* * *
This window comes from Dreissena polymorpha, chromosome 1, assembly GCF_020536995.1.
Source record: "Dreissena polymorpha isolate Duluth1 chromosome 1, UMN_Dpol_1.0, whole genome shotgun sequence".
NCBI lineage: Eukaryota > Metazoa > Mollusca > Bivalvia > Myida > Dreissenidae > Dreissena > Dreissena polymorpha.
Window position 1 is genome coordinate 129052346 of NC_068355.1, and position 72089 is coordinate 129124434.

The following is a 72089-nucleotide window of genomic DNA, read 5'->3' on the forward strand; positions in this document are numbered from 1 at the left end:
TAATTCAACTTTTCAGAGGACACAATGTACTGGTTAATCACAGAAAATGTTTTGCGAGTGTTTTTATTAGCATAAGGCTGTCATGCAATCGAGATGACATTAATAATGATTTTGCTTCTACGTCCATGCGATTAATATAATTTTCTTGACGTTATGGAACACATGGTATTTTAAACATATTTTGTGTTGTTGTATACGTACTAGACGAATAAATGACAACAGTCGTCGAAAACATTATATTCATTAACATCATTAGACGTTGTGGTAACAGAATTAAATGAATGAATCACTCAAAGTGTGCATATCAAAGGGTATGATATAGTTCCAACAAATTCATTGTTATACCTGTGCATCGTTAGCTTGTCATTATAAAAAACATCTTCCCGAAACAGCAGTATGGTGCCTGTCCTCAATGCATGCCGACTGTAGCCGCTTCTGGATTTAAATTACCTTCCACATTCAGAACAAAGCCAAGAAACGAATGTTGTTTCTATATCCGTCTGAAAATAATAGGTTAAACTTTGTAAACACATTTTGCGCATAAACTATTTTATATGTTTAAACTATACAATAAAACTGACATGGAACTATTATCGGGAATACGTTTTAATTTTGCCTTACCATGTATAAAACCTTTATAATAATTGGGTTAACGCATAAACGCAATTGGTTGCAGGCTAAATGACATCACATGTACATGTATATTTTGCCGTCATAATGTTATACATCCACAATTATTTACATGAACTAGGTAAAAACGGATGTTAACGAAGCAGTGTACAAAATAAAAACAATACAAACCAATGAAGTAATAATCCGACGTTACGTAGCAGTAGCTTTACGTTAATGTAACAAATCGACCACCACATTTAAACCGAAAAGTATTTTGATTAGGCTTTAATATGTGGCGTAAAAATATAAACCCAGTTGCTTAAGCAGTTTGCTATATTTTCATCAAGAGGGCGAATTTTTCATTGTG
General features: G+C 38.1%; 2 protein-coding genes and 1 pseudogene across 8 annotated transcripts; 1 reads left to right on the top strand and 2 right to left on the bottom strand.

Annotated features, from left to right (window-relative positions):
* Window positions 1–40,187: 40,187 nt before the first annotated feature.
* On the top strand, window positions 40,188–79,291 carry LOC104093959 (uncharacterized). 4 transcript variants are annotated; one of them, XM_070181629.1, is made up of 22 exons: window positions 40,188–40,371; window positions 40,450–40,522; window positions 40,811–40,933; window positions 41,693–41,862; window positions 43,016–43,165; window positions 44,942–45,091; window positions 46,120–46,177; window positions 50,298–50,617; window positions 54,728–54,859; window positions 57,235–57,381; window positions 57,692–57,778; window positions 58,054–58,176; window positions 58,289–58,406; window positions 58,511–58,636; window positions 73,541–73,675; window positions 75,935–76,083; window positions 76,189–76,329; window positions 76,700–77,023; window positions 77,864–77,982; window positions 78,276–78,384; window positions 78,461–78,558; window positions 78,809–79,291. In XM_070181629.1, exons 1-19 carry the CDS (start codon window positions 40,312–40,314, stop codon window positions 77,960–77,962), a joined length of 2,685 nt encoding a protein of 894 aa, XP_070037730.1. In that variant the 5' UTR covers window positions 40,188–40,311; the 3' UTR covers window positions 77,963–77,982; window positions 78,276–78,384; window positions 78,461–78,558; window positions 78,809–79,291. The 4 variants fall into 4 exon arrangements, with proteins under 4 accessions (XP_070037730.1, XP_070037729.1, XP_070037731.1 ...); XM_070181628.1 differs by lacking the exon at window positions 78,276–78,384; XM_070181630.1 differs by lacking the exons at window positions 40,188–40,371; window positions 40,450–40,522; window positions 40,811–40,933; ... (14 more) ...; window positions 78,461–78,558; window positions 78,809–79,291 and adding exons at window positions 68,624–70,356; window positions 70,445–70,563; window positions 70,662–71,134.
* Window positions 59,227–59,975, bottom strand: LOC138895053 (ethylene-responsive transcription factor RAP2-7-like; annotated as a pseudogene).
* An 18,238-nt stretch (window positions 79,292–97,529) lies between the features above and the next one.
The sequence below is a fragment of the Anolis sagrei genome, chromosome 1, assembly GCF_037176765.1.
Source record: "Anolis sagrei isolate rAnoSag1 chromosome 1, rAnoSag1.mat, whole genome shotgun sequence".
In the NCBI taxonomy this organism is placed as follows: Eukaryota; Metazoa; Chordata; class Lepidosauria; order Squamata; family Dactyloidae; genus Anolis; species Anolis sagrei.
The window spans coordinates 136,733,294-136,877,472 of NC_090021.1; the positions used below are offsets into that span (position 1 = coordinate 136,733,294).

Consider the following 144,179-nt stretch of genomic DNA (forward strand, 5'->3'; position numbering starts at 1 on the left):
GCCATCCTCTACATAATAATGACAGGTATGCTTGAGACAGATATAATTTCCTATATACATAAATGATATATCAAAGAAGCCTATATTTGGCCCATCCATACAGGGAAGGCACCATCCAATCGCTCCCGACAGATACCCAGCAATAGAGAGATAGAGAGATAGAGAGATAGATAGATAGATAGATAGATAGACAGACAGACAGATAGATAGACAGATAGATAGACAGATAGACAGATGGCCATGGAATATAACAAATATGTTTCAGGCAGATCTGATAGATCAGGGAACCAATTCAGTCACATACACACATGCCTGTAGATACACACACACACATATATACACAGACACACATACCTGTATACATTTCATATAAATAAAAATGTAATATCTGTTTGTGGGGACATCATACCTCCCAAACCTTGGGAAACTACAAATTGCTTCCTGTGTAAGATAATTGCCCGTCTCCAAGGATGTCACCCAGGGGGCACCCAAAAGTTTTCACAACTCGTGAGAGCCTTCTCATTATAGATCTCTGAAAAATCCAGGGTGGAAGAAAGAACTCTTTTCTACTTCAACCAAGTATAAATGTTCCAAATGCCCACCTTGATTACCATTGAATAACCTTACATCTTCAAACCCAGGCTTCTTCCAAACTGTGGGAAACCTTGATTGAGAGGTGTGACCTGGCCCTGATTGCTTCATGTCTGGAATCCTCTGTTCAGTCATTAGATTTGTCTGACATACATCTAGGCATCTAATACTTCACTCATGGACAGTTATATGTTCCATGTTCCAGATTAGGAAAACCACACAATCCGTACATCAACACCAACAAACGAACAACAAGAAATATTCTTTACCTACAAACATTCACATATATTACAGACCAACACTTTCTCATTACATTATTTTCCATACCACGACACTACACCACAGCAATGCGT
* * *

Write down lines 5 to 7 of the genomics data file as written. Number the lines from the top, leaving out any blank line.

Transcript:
The following is a 72089-nucleotide window of genomic DNA, read 5'->3' on the forward strand; positions in this document are numbered from 1 at the left end:
TAATTCAACTTTTCAGAGGACACAATGTACTGGTTAATCACAGAAAATGTTTTGCGAGTGTTTTTATTAGCATAAGGCTGTCATGCAATCGAGATGACATTAATAATGATTTTGCTTCTACGTCCATGCGATTAATATAATTTTCTTGACGTTATGGAACACATGGTATTTTAAACATATTTTGTGTTGTTGTATACGTACTAGACGAATAAATGACAACAGTCGTCGAAAACATTATATTCATTAACATCATTAGACGTTGTGGTAACAGAATTAAATGAATGAATCACTCAAAGTGTGCATATCAAAGGGTATGATATAGTTCCAACAAATTCATTGTTATACCTGTGCATCGTTAGCTTGTCATTATAAAAAACATCTTCCCGAAACAGCAGTATGGTGCCTGTCCTCAATGCATGCCGACTGTAGCCGCTTCTGGATTTAAATTACCTTCCACATTCAGAACAAAGCCAAGAAACGAATGTTGTTTCTATATCCGTCTGAAAATAATAGGTTAAACTTTGTAAACACATTTTGCGCATAAACTATTTTATATGTTTAAACTATACAATAAAACTGACATGGAACTATTATCGGGAATACGTTTTAATTTTGCCTTACCATGTATAAAACCTTTATAATAATTGGGTTAACGCATAAACGCAATTGGTTGCAGGCTAAATGACATCACATGTACATGTATATTTTGCCGTCATAATGTTATACATCCACAATTATTTACATGAACTAGGTAAAAACGGATGTTAACGAAGCAGTGTACAAAATAAAAACAATACAAACCAATGAAGTAATAATCCGACGTTACGTAGCAGTAGCTTTACGTTAATGTAACAAATCGACCACCACATTTAAACCGAAAAGTATTTTGATTAGGCTTTAATATGTGGCGTAAAAATATAAACCCAGTTGCTTAAGCAGTTTGCTATATTTTCATCAAGAGGGCGAATTTTTCATTGTG
General features: G+C 38.1%; 2 protein-coding genes and 1 pseudogene across 8 annotated transcripts; 1 reads left to right on the top strand and 2 right to left on the bottom strand.